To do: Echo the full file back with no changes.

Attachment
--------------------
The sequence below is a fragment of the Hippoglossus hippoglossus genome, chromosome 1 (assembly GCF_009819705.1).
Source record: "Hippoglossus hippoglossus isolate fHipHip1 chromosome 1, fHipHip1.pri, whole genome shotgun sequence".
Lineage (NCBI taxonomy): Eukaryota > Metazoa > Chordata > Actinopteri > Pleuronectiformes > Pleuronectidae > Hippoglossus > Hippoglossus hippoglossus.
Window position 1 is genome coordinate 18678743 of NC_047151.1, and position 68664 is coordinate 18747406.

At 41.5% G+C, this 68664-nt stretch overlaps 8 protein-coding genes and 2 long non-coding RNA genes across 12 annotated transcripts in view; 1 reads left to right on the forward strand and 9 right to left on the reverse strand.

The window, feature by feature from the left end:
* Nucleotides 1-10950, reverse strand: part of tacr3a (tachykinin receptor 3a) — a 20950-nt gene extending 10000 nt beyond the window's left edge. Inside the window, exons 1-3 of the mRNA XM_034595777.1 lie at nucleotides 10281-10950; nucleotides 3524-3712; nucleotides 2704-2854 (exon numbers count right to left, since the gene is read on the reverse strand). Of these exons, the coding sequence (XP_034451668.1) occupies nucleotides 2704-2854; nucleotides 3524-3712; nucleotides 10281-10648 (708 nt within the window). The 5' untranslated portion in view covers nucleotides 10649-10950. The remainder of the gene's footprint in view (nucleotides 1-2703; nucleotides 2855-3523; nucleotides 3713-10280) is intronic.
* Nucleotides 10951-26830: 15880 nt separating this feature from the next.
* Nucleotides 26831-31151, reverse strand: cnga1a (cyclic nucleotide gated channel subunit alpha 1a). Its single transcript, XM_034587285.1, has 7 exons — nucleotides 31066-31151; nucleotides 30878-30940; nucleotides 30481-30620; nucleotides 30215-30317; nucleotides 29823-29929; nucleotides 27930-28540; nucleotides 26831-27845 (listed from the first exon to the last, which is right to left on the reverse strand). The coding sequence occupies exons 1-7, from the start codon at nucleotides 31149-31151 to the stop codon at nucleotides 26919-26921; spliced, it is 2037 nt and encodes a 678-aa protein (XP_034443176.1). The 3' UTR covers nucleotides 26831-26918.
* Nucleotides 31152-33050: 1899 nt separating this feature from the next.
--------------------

The sequence below is a fragment of the Hippoglossus hippoglossus genome, chromosome 1 (assembly GCF_009819705.1).
Source record: "Hippoglossus hippoglossus isolate fHipHip1 chromosome 1, fHipHip1.pri, whole genome shotgun sequence".
Lineage (NCBI taxonomy): Eukaryota > Metazoa > Chordata > Actinopteri > Pleuronectiformes > Pleuronectidae > Hippoglossus > Hippoglossus hippoglossus.
Window position 1 is genome coordinate 18678743 of NC_047151.1, and position 68664 is coordinate 18747406.

At 41.5% G+C, this 68664-nt stretch overlaps 8 protein-coding genes and 2 long non-coding RNA genes across 12 annotated transcripts in view; 1 reads left to right on the forward strand and 9 right to left on the reverse strand.

The window, feature by feature from the left end:
* Nucleotides 1-10950, reverse strand: part of tacr3a (tachykinin receptor 3a) — a 20950-nt gene extending 10000 nt beyond the window's left edge. Inside the window, exons 1-3 of the mRNA XM_034595777.1 lie at nucleotides 10281-10950; nucleotides 3524-3712; nucleotides 2704-2854 (exon numbers count right to left, since the gene is read on the reverse strand). Of these exons, the coding sequence (XP_034451668.1) occupies nucleotides 2704-2854; nucleotides 3524-3712; nucleotides 10281-10648 (708 nt within the window). The 5' untranslated portion in view covers nucleotides 10649-10950. The remainder of the gene's footprint in view (nucleotides 1-2703; nucleotides 2855-3523; nucleotides 3713-10280) is intronic.
* Nucleotides 10951-26830: 15880 nt separating this feature from the next.
* Nucleotides 26831-31151, reverse strand: cnga1a (cyclic nucleotide gated channel subunit alpha 1a). Its single transcript, XM_034587285.1, has 7 exons — nucleotides 31066-31151; nucleotides 30878-30940; nucleotides 30481-30620; nucleotides 30215-30317; nucleotides 29823-29929; nucleotides 27930-28540; nucleotides 26831-27845 (listed from the first exon to the last, which is right to left on the reverse strand). The coding sequence occupies exons 1-7, from the start codon at nucleotides 31149-31151 to the stop codon at nucleotides 26919-26921; spliced, it is 2037 nt and encodes a 678-aa protein (XP_034443176.1). The 3' UTR covers nucleotides 26831-26918.
* Nucleotides 31152-33050: 1899 nt separating this feature from the next.